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Psychedelics Are Coming: Learn to Grow Mushrooms On Your Own

Home grow mushrooms
Written by Sarah Friedman

The medical psychedelic boom has already started with the release of esketamine. Now, with MDMA and psilocybin on the way, medical psychedelics are looking to majorly disrupt the standard mental health treatment industry. And the great thing about psilocybin is, much like cannabis, the mushrooms it comes from, can be grown in home. Here are some basics to know, if you want to learn to grow mushrooms.

Disclaimer: While legalization is almost a sure thing, psilocybin is illegal in most states, while holding decriminalization status in some, and medical legalization status in Oregon. Mushroom growing equipment is legal to own, and this article is merely helping people learn the process to grow mushrooms, it is not telling anyone to do so, or telling them they should grow any specific kind of mushrooms. This information covers mushroom growing for all types of mushrooms.

What are magic mushrooms?

Magic mushrooms are a group of varying fungi that all contain the psychedelic compound psilocybin, as well as lesser psychedelic compound psilocin. These psychedelic compounds operate like other psychedelic compounds like LSD, and MDMA by being serotonergic – attaching to serotonin receptors, and creating a ‘psychedelic experience’.

The term ‘psychedelic’ refers to a class of compounds in the general grouping of hallucinatory drugs, which is itself a subset of ‘psychoactive drugs’, or drugs that can change perception. Psychedelic drugs vary, but they are known for creating a similar experience, complete with hallucinations – things that are felt, seen, heard, smelled, or tasted, that are not actually there. Along with hallucinations, psychedelics are known for creating a sense of spirituality in the user, a feeling of connectedness with others and the universe in general, a feeling of over overall well-being, mystical feelings, and euphoria.

If you’ve ever heard someone talk about a ‘bad trip’, this refers to a negative psychedelic experience in which the user has negative – or scary – hallucinations and physical symptoms, like fast or irregular heartbeat, nausea, chills, sweating, and anxiety. Though psychedelics have been generally judged as safe, dosing is important, with bad trips more often associated with too much of a compound being taken. New users might want to start with micro dose amounts, as is often what is used in psychedelic-assisted therapy.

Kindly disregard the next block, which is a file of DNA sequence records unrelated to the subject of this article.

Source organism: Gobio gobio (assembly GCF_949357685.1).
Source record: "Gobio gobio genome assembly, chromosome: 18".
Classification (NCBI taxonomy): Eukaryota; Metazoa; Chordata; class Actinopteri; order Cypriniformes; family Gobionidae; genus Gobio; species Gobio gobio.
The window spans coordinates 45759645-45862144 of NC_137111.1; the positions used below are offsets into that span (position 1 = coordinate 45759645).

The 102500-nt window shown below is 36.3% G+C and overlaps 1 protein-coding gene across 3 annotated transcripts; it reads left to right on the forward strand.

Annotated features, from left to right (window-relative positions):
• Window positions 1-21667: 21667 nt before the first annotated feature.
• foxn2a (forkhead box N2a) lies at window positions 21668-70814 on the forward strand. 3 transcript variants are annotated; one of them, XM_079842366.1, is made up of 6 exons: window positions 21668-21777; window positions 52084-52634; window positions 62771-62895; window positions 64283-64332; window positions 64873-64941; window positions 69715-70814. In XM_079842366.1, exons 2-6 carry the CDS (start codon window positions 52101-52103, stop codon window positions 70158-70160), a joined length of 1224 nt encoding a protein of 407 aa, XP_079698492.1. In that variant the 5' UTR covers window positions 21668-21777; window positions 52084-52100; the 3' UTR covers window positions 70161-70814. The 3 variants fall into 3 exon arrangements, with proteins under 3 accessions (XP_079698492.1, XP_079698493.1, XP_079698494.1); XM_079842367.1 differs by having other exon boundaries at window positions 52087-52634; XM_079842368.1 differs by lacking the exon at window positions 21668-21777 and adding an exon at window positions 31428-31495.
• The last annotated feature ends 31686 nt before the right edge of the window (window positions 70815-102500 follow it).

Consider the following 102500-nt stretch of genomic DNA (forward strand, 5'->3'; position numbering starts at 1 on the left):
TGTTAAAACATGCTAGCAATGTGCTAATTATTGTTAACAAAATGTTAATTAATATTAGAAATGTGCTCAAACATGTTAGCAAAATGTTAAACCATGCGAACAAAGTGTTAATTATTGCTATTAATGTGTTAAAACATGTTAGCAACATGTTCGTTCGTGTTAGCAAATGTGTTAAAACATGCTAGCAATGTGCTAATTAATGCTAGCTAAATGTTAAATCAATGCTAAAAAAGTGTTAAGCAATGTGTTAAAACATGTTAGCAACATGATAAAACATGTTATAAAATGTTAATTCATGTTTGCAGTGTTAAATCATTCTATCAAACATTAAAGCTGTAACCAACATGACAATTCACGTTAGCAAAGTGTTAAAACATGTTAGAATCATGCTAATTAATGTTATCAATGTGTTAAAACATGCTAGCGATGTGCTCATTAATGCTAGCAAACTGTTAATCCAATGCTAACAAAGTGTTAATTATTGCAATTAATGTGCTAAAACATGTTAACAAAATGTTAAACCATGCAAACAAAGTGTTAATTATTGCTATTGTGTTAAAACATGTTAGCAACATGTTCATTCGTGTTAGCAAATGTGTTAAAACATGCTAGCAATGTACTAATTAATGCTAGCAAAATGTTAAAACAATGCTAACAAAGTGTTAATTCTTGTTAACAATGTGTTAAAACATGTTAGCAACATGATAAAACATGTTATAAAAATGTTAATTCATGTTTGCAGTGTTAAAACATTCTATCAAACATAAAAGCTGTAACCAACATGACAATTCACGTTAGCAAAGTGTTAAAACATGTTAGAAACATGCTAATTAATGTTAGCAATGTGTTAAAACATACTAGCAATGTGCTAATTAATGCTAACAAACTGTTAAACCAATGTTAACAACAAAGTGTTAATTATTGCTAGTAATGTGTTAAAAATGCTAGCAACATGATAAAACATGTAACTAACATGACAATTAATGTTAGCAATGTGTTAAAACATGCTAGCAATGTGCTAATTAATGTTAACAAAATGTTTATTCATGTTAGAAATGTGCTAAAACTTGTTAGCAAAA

magic mushrooms

Learn to grow mushrooms

For those that like to do it on their own, growing mushrooms is not the most intense exercise, and can be done with just a few different tools and basic instructions. The first thing you need, of course, is mushroom spores, which generally come in a syringe, much like the oil syringes used for cannabis oil. They are usually 12CCs. To be clear, mushroom spores are legal as they contain no psychoactive compounds within them.

  • The first real step has to do with growing the mycelium network, a network of tiny thread-like structures that are produced by fungal spores, and which is necessary for any mushroom growth. In order to do this, you need a substrate – or way in which the mushrooms will grow. For this, something called vermiculite is used, which is a mineral that looks like a rock, or rock chips. Approximately 2/3 cup is used in a jar, as creating a mycelium network is best done in a jar. ¼ cup of water is added, and ¼ cup brown rice flour.
  • The jar being used should have a tightly fitting cap, and should have about four holes drilled into it. The vermiculite and water are mixed and then strained, and then the rice flour added. This mix is then packed into the jar up until about a half-inch below the rim. Dry vermiculite is put on top. It should be noted that all tools used should be sterilized with rubbing alcohol to ensure no bacterial contamination.